Thoughts on Gaming at 3 AM
The other night I woke up around 3 in the morning. This happens more often than not, and I’m learning to make peace with it as much as I can. One of the ways to do that is to play an immersive video game, one that will occupy my mind enough to hopefully get another hour of sleep or so. One such game is Elite Dangerous, which I picked up again recently.
I played for several hours, flying from one star system to another, searching for expensive metals in asteroid belts, then docking at a nearby space station to sell the goods. Every now and then a pirate will lock in on me and try to steal my hard-earned metals, but I know how to protect myself. Besides, if they start shooting, the local authorities show up and help me take them out. Sometimes I even help the “space police” back in return as they chase other pirates around the asteroids, lasers and railguns shining in space. These pirates usually have a nice bounty on their heads, and I’m not the kind of a commander who’d say no to half a million worth of credits.
While I play Elite Dangerous on Windows1, I find that many Windows-only games play better on Linux. Some of the hardware runs better on Linux too. My ZenDac, an audio amplifier for my headset, is not recognized in Windows by its own makers. I downloaded the official drivers from the website and the installed software doesn’t detect the amplifier at all. I have to use a generic motherboard driver that cannot control the volume. On Linux, everything runs smoothly. I don’t need to download a thing.
Another example is my new graphics card, an RTX 3070, which has been giving me hard time for a couple of weeks2. The drivers from Nvidia are huge, and I have to search for the card each time I want an update unless I install Nvidia’s software (“give ups your Email! And your phone number! Let us spam you please! You want us to capture your screen when you play, right? Oh, that’s a VM with private stuff? Not a game? Are you sure…?? Looks like a game to us!"). With Linux, I get the newest drivers as part of my regular system updates, without a single game complaining3.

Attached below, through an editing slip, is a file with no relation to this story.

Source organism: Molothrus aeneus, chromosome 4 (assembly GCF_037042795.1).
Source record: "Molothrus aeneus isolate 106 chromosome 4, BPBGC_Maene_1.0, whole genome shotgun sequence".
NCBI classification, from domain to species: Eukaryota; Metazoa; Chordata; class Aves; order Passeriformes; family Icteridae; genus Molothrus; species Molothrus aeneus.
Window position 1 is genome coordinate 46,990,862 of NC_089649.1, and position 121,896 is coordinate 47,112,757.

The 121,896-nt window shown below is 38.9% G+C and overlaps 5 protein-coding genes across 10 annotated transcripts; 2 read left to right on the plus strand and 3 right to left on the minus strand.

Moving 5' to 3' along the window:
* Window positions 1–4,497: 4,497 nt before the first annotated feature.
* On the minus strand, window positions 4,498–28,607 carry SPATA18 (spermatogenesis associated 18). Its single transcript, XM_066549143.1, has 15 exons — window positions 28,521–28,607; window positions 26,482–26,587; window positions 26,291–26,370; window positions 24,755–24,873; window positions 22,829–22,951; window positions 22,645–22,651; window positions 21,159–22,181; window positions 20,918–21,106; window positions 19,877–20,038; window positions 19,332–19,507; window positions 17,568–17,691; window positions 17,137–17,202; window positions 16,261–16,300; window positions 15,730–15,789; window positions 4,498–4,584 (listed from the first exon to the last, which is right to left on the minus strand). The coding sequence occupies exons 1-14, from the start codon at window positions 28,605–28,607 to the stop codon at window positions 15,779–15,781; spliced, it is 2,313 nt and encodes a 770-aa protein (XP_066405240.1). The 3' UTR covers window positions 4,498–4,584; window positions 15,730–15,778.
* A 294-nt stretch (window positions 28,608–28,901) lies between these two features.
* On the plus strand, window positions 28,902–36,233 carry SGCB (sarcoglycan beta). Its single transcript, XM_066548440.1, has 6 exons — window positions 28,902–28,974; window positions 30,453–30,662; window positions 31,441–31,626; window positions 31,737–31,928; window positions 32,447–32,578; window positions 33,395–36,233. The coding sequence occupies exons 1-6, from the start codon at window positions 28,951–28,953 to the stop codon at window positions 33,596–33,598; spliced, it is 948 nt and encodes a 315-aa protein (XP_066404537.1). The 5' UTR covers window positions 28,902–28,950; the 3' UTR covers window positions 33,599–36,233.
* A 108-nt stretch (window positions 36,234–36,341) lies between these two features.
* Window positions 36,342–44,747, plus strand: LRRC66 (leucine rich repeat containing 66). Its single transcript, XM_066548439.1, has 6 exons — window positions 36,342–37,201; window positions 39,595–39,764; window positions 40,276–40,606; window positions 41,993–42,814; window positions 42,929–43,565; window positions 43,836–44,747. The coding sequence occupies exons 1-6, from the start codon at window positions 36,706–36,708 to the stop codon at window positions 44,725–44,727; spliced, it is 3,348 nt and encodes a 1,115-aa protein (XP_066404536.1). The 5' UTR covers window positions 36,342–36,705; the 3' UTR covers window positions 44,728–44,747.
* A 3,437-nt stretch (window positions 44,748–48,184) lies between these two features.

I should also note that I’m holding back from complaining about Windows in general because you won’t hear the end of it.
Unfortunately, some games still don’t work in Linux. Usually the big AAA ones. The main reason is actually not the games themselves, but the launchers. The big companies use their own launchers which play well only on Windows, and of course they don’t give a PacMan’s rear about Linux. I’m happy to report though that playing on Linux today is not only possible but often even preferred. It’s just a better, smoother experience, and the games often enjoy a boost in performance on top of it.
Meanwhile, in Windows, I have a virtual machine running a similar Linux Mint setup I have on my other SSD, because I can’t afford not to have access to Linux and Emacs.
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Elite Dangerous runs fine on Linux. But there are a few hiccups. In my case, the Joystick and Throttle which I plug with USB cause the ship to pull hard to the left. I have to unplug and replug the controllers, sometimes more than once, to fix this issue. Another hiccup is the lack of caching the graphics correctly in the game; the more I fly around space, the more graphics is loaded, and it’s never fully flashed out even when I leave an area. I had to create a swap file especially for the game, but even then, I have to restart after an hour of play or so in Linux. ↩︎
It’s a long story that started with the months it took me to get the card delivered after I already purchased it from Best Buy, and then learning it requires special power cables to install later, and then running into short-circuit issues. All of these are corrected by now, but yeesh! ↩︎
Well… that’s not quite true. Cyberpunk 2077, for example, doesn’t detect the card correctly and won’t run with ray tracing. This technology is available for Linux through Proton (Steam’s own version of Wine), and on forks based on Proton probably, but some tweaking is required. ↩︎